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History

Updated 29th June 2020

In the 1600’s missionaries and traders sent trees home as curios. Two notable examples are the Swamp Cypress (Taxodium distichum) which was collected in 1640 by John Tradescant, and Red Maple (Acer rubrum) by his son in 1656. Both of these species have grown well in our temperate climate, and fine examples can be found at Bedgebury. Bedgebury’s oldest trees are the English Oaks (Quercus robur) dating back around 400 years. These formed part of the forests that were cleared and replanted for the previous owners, the Beresford family.

The Beresford family were responsible for a large part of the landscaping, including Marshal’s Lake and planting recently introduced exotic trees. Some of these trees remain and provide a backbone to Bedgebury’s botanical collection, including an impressive unique avenue of Lawson Cypress, named Lady Mildred’s Carriage Drive. Adverse weather such as the 1987 Great Storm and age have taken trees including the Old Man of Kent, a 50m tall Grand Fir (Abies Grandis). This has made it possible to open up large areas where rare conifers can be planted in large numbers for conservation, which is not happening anywhere else in the world.

Royal Botanic Gardens Kew conifers seek country home

Bedgebury Pinetum as we know it today is the result of a partnership between the Forestry Commission and the Royal Botanic Gardens, Kew. After years of increasing industrial pollution Kew staff went in search of a better environment to start a new conifer collection. Bedgebury appeared ideal with its undulating topography, mixture of soil types and water. The first plantings took place in 1925. 

The aims of the botanical collection were:

  • To grow all the cone-bearing trees from the world’s temperate climates
  • To plant conifers to enable close scientific study
  • To establish a testing ground for new species and explore their future uses

These goals are still core and have developed to include:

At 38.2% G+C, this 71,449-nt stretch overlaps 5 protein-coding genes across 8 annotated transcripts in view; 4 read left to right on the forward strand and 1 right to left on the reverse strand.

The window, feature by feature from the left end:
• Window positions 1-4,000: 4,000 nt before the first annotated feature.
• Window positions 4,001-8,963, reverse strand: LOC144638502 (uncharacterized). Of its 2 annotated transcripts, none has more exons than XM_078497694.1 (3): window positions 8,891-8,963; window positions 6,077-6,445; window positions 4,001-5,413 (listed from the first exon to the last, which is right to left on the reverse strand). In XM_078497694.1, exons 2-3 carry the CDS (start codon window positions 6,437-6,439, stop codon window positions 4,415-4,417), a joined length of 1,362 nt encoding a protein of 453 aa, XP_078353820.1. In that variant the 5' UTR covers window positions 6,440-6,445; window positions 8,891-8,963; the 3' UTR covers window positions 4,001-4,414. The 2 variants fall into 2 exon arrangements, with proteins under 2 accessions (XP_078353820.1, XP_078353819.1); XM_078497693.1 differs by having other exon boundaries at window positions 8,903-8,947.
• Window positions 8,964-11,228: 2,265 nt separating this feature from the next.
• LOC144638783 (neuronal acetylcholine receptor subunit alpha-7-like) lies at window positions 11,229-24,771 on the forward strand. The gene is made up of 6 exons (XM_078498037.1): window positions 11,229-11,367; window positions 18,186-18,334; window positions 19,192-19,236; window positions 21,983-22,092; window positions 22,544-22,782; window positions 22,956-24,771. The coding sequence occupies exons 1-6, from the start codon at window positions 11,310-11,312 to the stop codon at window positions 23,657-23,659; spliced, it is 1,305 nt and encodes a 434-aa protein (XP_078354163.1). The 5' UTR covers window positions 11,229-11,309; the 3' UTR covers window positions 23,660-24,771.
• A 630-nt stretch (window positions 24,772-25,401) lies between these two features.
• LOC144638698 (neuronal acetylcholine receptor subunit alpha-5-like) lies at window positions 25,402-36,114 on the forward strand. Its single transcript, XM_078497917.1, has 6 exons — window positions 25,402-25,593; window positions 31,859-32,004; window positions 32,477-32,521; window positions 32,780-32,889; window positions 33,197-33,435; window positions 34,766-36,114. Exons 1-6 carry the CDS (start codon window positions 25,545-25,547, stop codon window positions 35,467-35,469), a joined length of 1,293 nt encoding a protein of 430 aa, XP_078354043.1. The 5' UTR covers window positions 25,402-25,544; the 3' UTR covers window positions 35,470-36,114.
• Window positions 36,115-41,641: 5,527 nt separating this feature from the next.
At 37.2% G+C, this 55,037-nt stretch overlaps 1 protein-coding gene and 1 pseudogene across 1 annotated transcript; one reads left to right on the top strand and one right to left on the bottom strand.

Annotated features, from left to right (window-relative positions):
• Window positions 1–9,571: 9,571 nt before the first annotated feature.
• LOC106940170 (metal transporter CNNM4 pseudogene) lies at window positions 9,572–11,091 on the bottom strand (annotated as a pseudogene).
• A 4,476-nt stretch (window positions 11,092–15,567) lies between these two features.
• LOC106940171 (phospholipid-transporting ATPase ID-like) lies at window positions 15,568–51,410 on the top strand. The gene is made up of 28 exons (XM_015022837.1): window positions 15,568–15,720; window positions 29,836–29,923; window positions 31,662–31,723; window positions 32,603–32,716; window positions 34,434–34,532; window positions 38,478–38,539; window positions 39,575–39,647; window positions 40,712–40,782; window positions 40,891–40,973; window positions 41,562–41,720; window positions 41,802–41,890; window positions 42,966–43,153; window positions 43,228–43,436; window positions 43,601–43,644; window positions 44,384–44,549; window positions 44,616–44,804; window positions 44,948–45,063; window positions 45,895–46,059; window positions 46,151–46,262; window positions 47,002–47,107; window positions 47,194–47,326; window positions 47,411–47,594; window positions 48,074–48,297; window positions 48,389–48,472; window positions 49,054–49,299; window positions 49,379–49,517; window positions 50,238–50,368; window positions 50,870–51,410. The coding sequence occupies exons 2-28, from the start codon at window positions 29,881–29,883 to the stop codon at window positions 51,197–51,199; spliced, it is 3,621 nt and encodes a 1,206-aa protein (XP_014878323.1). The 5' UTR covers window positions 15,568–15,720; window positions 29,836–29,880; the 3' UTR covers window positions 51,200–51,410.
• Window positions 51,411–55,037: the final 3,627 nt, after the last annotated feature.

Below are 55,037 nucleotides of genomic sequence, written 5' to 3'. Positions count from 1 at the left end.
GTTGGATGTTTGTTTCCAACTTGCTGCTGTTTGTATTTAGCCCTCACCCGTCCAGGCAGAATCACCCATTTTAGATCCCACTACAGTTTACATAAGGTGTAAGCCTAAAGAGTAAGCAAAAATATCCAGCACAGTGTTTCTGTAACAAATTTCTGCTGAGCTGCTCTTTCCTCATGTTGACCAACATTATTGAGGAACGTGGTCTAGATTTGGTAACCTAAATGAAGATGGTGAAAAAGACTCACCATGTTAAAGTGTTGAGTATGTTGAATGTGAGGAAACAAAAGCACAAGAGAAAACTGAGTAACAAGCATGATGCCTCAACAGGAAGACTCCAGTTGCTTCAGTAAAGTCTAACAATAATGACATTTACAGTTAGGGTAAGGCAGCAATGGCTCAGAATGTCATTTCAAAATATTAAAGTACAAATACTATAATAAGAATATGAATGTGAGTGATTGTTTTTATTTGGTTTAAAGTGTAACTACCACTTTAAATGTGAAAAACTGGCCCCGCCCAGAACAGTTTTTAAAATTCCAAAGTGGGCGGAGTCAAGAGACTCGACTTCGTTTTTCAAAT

• A showcase for the horticultural use of conifer cultivars (cultivated varieties or plants grown for the garden)
  • A gene bank of rare and endangered species

The first Curator, an employee of Kew, William Dallimore undertook the management of the collection. Dallimore sourced trees and shrubs from the Kew nursery and other respected suppliers such as Hillier’s.  Many of these plants were grown from seed collected by the great plant hunters of the era, including Ernest Wilson and George Forrest.  Dallimore chose suitable planting sites and supervised the plantings by Forestry Commission staff.  He kept copious and detailed ledgers, diaries and maps which are still held at Bedgebury.  

To aid scientific study, Dallimore laid the collection out with the same types of trees (pines, junipers etc) grouped together.  This ‘taxonomic’planting was popular within botanic gardens at that time. Today, we often plant to link species that naturally grow together, or in groups from similar geographical regions.  We always try to create a landscape that visitors can enjoy throughout the year. 1987 was an important year in the Pinetum, with the Great Storm removing many trees. The devastation had a positive impact in the long term, making room for lots of new planting and especially for rare conifers collected during Bedgebury’s involvement in conservation around the world. However the taxonomic collections are still present and Dallimore’s eye for landscape is very apparent. Vistas down Hill’s Avenue and Dallimore Valley are a highlight of any visit. 

Our formal partnership with Kew ended in 1965, when their activities moved to Wakehurst Place.  However we still work together very closely to this day.